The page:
Lethal Jesus, mad and riled – Friday, 33rd week in ordinary time – Luke 19:45-48

Lethal Jesus, mad and riled – Friday, 33rd week in ordinary time – Luke 19:45-48

The first act of Jesus in the Gospel of Luke upon the completion of his journey to Jerusalem (9:51-19:27) is to enter the temple and take possession of it. Now the Temple is really the temple!  The temple was the place for true worship of God; for instruction on the meaning of God’s will and especially the place where God was present. The first act of Jesus, on entering the temple is to cleanse it.

The cleansing of the temple is found in all four Gospels; the Lucan account is the briefest.     Quoting from Isaiah 56:7, Jesus is protesting the lack of prayer in what ought to be the ground zero of prayer. Like the prophets, he speaks on God’s behalf and as God’s own Son. He stands as a counter-witness to all that is against truth, love and justice and as such inevitably incurs the anger and hostility of those who have power.

John W. Everett once said, “Carnal men are content with the ‘act’ of worship; they have no desire for communion with God.” In today’s text we see how true this statement is and can feel the growing tension as Jesus forcefully challenges the way things were done in the holiest place of Judaism. It is so easy to lose sight of the real value of religious actions and rituals, ending up sometimes in shameful compromises.

So, what has got gentile Jesus so riled up?

This was Passover, the holiest and most important Jewish festival which means only one thing; there were pilgrims flocking to Jerusalem in droves. According to Exodus 30:11–16, every Israelite, twenty years and above was required to pay an annual temple tax of a half-shekel into the treasury of the sanctuary. Some scholars say this amount was equivalent to two days of a laborer’s wage.

Due to the enormity of the Roman Empire, many types of currencies were in circulation. Since only special temple coins were acceptable, moneychangers could charge a fee for the necessary exchange. Moneychangers could make handsome profits at the expense of the people. This exchange became a source of extortion for the High Priest’s family who personally controlled it. In reality, it amounted to a public bazaar and was even nick named Annas’ courtyard.

A temple visits also involved a sacrifice. If a man brought his own animal, the temple authorities would inspect it for perfection. To make sure an animal passed inspection, many people bought their animal sacrifices at booths set up in the temple. However, these animal sellers often charged outrageous prices, thus making a high profit for themselves.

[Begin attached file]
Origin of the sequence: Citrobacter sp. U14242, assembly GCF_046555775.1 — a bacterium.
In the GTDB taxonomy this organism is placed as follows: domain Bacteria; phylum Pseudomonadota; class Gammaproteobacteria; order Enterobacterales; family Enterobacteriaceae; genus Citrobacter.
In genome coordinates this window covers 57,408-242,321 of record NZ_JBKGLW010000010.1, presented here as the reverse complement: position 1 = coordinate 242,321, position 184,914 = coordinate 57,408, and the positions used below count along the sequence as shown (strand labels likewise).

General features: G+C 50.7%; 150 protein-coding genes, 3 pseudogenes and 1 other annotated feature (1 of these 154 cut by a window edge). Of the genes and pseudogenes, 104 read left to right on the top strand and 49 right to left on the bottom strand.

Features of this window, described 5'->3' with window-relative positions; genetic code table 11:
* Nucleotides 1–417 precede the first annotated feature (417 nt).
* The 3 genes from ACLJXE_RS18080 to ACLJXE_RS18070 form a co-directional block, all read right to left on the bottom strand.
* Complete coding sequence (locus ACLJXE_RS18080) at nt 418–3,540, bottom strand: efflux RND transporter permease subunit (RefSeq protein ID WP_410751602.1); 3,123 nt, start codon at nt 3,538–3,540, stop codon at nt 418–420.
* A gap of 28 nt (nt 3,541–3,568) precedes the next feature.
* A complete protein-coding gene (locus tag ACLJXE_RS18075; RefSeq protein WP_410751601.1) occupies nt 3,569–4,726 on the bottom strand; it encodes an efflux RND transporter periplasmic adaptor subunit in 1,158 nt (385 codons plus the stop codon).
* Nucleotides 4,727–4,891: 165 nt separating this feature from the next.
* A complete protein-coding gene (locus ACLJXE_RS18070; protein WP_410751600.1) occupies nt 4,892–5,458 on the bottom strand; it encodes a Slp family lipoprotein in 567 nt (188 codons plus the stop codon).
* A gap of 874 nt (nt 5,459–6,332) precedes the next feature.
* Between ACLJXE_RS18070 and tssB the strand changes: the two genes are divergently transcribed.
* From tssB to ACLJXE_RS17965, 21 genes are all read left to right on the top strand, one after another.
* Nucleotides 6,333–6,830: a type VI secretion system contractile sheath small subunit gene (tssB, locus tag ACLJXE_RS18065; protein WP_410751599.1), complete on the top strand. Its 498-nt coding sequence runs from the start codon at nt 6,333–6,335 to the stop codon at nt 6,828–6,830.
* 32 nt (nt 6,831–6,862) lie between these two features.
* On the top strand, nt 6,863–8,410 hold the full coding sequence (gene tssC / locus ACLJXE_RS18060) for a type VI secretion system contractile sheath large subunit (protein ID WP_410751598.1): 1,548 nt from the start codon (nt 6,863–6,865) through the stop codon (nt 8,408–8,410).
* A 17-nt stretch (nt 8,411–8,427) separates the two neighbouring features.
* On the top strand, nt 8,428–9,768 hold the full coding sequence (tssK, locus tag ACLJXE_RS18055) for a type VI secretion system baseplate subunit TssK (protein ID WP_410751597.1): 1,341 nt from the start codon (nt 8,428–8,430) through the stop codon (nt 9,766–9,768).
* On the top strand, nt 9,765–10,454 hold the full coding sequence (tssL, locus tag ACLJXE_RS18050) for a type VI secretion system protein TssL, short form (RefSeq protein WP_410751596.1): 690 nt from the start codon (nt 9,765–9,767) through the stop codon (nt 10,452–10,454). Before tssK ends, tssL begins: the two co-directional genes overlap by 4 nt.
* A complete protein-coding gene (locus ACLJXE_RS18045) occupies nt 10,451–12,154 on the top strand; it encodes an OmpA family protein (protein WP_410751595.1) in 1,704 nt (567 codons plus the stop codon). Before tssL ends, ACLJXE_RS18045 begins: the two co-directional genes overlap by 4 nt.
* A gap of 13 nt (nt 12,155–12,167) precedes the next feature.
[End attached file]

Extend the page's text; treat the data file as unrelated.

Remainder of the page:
The Greek word for temple (hieros) is the general term for the temple grounds as a whole. The vast complex was able to accommodate thousands of worshipers. Within this area, surrounded by an outer wall, were several inner courts, progressively smaller, with the innermost being the Holy of Holies which were designated by a different word for temple (naos).

The outer court was the Court of the Gentiles, so named because Gentiles were forbidden to go any further on pain of death. Inside the Court of the Gentiles was the Court of the Women, which was as far as women were permitted to go. That court was entered by a gate known as the Beautiful Gate, which was a popular place for beggars (Acts 3:10). Men could enter the next court, the Court of the Israelites, through Nicanor’s Gate, made of Corinthian bronze and so massive that it took twenty men to open and close it.

From the Court of the Israelites the assembled worshipers could look through the doorway into the next courtyard, the Court of the Priests. Although they could not enter, they could watch the priests offering incense and sacrificing animals. In the rear of the Court of the Priests was the naos, or sanctuary, itself; that is, the Holy of Holies.  

The incident related to today’s Gospel took place in an area called the court of the gentiles. Jesus’ anger was not directed at the temple tax, for he himself paid it willingly – “Lest we offend them, go to the sea, cast in a hook, and take the fish that comes up first. And when you have opened its mouth, you will find a piece of money; take that and give it to them for Me and you” (Matt. 17:24–27). Jesus’ anger was directed at the commercialism within the temple area that took advantage of the poor: “Do not make My Father’s house a house of merchandise!” (John 2:16).  

So, what is our takeaway?

  1. We never think of Jesus losing his temper, yet that is what he did when he entered the temple and saw it set up just like a market place. Anger is not a bad thing as some of us might believe; it is what we do with the anger that can cause pain and upset.

  2. Although he saw the contradictions there, Jesus chose the Temple as the place to which he went to teach. Often congregants misplace their sense of anger on the place of worship and abandon worship because of what they see as contradictions. Contradictions abound everywhere, even in our work place; we don’t have the luxury to quit our workplace as easily as we do with the house of God.

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